She says Virginia Health Services is showing through the program that it is investing to help the facilities staff properly. The TNAs are a “tremendous advantage,” she said. It’s also a stepping stone for the full CNA apprenticeship class.

“It’s a win-win,” Nora said.

Visit our Careers page and apply for the Care Assistant program today to join Virginia Health Services and be part of a team where training and experience are valued.

Seventh Virginia Health Services apprenticeship cohort graduates

The seventh cohort of Virginia Health Services apprentices graduated Friday at The Arbors Independent Living community. The group began its earn-as-you-learn training program in January.

The program includes classroom and clinical instruction to graduate Care Assistants to Nurse Aides.

Friday’s eight graduates will work in Virginia Health Services nursing and rehabilitation centers at York, Northampton, Coliseum and James River.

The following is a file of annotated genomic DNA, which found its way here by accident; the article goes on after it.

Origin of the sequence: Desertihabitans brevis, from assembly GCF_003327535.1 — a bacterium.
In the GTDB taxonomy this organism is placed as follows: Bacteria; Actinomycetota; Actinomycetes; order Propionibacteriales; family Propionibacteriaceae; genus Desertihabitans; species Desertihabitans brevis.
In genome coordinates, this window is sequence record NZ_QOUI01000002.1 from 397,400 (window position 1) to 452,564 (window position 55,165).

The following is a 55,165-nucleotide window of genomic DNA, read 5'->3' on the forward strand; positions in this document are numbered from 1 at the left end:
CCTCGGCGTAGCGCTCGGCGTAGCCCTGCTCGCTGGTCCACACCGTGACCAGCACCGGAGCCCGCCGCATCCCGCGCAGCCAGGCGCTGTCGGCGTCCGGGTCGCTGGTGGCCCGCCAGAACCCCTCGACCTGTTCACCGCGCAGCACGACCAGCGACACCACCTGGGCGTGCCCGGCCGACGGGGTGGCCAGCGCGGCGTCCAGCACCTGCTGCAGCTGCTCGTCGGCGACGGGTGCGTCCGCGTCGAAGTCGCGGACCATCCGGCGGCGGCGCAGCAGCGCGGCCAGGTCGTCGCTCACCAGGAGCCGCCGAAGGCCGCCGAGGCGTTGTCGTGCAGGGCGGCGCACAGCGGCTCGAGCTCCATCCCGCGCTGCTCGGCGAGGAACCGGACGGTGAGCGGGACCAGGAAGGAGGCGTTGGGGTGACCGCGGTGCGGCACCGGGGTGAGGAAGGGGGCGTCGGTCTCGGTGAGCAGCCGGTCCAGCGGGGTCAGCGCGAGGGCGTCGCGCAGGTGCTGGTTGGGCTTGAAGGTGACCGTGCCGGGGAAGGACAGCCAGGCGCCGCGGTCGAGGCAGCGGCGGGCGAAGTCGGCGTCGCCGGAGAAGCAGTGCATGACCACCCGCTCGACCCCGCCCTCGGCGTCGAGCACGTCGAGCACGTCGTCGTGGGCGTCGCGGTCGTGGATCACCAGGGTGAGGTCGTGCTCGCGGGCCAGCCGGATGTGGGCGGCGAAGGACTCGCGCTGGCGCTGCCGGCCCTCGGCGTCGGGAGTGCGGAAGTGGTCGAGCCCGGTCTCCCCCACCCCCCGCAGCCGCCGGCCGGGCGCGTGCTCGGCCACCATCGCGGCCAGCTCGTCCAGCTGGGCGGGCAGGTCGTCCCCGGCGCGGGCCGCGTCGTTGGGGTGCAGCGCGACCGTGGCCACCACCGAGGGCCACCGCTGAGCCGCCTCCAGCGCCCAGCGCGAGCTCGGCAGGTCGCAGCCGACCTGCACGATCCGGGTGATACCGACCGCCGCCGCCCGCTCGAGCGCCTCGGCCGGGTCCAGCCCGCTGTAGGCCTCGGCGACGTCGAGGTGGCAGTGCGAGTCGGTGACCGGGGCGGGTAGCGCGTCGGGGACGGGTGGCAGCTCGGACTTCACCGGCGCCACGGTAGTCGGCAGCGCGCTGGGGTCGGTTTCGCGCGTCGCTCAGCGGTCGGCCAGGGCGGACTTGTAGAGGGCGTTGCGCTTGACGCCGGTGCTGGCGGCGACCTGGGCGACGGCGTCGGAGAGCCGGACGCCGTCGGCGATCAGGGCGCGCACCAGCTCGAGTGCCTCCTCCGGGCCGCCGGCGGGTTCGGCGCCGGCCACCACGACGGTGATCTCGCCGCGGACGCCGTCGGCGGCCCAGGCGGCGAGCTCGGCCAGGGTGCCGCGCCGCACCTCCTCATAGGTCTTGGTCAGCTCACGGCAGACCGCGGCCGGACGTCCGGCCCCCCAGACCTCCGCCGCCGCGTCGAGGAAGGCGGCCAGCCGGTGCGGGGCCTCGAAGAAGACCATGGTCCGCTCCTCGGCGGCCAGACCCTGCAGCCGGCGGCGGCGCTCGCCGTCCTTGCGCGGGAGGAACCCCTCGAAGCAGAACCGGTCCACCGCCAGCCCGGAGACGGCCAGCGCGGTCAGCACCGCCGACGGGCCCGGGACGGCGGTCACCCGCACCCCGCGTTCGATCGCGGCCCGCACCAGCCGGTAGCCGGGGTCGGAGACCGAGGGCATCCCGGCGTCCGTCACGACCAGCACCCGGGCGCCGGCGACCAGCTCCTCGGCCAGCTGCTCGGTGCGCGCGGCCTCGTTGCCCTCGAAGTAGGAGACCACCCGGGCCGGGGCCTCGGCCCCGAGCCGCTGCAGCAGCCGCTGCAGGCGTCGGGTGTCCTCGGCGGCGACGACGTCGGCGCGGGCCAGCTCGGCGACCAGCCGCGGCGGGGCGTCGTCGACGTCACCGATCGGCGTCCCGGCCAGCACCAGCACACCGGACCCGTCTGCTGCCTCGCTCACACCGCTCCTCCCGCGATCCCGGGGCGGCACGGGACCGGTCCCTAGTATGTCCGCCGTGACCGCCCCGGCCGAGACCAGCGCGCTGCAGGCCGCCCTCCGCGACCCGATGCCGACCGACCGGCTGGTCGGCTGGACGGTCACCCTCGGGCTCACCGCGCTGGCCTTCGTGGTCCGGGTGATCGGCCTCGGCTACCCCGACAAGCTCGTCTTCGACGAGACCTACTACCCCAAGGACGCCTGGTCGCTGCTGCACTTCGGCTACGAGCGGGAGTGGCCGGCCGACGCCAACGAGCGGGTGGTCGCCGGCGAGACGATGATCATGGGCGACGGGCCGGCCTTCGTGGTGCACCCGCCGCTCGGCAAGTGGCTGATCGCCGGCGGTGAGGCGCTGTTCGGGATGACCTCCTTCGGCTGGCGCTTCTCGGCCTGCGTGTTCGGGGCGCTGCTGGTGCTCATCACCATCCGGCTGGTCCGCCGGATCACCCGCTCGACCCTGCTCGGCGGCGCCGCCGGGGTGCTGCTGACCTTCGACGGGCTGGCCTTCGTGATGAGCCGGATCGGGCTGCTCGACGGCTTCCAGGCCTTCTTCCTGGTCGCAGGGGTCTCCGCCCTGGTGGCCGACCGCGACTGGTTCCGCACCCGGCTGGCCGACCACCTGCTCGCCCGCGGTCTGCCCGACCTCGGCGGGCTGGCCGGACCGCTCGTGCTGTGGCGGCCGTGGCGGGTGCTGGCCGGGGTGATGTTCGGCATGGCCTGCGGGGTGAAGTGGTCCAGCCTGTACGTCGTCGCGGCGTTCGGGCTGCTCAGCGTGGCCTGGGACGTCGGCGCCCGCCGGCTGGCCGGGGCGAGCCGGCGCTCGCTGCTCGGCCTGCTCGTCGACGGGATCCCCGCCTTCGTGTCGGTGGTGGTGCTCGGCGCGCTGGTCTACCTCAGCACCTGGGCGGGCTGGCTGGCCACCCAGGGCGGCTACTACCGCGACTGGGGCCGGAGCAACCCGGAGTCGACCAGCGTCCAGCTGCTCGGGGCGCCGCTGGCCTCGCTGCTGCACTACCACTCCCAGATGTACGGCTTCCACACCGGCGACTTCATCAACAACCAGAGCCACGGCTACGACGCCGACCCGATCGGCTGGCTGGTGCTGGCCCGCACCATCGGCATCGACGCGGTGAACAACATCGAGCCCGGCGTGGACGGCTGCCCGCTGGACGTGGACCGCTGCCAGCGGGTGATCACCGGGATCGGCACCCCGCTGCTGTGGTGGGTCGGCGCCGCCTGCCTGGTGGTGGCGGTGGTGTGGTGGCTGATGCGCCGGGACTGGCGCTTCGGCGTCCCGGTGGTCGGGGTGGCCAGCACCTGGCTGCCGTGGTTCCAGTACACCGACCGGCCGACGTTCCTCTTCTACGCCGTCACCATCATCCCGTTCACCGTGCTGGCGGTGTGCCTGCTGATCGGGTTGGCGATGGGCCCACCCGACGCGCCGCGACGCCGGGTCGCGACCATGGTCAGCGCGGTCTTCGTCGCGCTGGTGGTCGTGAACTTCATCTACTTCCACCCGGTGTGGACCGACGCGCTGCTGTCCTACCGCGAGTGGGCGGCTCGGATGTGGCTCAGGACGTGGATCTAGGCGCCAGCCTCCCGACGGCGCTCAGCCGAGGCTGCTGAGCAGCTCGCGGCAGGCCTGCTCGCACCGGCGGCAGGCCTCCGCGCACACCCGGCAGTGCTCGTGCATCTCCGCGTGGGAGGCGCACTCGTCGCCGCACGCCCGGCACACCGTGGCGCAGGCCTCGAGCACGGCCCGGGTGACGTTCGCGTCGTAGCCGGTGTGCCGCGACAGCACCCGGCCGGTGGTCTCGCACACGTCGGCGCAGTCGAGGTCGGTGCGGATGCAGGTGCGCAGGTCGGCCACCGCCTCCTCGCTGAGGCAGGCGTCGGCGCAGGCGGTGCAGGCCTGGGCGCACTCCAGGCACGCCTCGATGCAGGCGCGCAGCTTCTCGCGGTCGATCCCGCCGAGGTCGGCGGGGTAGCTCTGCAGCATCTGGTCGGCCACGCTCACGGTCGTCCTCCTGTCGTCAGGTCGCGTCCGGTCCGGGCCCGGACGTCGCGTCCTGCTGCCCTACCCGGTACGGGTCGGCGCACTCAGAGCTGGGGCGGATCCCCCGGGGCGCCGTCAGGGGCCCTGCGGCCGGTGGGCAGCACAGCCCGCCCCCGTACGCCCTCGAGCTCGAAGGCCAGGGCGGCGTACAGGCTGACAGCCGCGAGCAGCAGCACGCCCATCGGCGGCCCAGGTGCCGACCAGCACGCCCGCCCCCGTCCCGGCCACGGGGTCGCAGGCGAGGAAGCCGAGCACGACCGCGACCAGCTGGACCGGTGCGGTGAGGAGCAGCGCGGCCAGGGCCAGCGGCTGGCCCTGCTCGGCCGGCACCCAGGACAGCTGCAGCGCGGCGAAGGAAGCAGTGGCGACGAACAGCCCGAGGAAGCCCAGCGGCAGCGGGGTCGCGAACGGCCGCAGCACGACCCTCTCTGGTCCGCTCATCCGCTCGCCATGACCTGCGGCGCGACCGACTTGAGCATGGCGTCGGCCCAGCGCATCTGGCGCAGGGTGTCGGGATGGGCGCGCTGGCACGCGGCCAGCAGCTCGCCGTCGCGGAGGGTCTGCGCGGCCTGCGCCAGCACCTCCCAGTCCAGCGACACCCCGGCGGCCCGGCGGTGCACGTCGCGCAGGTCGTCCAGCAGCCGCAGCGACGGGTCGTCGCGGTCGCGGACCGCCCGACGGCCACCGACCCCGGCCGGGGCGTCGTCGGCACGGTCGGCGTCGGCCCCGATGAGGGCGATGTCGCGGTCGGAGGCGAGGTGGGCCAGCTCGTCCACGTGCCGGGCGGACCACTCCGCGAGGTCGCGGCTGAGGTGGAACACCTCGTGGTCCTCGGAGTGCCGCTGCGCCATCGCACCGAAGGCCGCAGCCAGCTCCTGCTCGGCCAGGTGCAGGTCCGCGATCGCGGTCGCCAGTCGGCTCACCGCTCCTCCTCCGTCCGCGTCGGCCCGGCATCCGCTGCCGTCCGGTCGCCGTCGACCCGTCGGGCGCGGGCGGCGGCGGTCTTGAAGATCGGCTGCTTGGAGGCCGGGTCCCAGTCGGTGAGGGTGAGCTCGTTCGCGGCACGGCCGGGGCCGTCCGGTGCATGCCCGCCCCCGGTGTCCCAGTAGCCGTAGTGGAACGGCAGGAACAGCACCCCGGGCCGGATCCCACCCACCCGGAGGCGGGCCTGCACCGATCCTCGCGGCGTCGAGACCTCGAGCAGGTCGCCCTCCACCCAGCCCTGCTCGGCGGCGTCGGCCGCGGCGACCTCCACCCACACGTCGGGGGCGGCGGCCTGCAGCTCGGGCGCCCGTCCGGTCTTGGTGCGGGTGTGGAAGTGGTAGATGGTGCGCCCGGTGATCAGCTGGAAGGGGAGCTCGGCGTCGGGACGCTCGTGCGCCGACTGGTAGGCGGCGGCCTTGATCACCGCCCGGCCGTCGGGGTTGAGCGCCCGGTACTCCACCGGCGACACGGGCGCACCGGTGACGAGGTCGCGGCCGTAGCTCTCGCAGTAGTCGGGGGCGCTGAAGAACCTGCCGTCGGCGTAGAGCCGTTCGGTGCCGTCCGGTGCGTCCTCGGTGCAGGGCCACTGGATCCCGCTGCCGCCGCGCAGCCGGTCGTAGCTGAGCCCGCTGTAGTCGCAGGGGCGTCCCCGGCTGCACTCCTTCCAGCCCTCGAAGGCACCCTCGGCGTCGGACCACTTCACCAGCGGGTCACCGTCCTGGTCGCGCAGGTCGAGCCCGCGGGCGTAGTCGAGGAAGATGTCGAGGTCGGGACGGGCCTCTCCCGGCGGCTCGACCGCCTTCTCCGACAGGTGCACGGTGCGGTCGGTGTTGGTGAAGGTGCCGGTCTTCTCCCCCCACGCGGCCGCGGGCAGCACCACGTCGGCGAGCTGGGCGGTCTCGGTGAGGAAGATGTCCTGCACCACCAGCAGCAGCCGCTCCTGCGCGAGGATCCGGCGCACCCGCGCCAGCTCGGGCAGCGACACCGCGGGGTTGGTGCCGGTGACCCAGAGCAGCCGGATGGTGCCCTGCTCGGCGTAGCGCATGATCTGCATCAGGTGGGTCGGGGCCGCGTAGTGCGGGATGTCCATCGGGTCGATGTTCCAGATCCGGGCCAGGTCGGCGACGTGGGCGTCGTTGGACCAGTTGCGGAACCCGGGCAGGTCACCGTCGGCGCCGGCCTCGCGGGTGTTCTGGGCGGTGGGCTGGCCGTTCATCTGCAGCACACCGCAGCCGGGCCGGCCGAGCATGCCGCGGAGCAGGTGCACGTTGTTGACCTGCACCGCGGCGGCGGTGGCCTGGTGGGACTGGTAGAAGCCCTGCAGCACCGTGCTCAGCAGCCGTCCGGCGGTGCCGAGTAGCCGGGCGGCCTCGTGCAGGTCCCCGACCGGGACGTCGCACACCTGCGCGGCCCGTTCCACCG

The VHS education staff will help schedule review sessions and certification exams for them to become CNAs.

Virginia Health Services graduates group photo in The Arbors dining room. The eight students are pictured with instructor Princess Henderson.
Instructor Princess Henderson congratulates the seventh cohort of apprentices for graduating the program. It was Henderson’s first solo class.

This was instructor Princess Henderson’s first full-time class. Henderson transitioned from Assistant Director of Nursing at Coliseum to a trainer and coordinator role on the education team for Virginia Health Services.

Virginia Health Services President and CEO Mark Klyczek opened Friday’s graduation.

“This is just a start in a career in healthcare for you,” he told the graduates. “There are opportunities within healthcare and within VHS for you to grow, to grow for yourselves and your families. Take advantage of those opportunities.”

The graduates

The eight graduates were members of Henderson’s first solo class. Instructor Nora Gillespie co-taught a few days during the session, telling the graduates: “Personally, I was impressed in just a few days with you.”

Valedictorian dressed in navy scrubs shakes hands with VP of Nursing and VHS CEO.
Valedictorian Courtney Sands is congratulated by Vice President of Nursing Rebecca Boyd and CEO Mark Klyczek.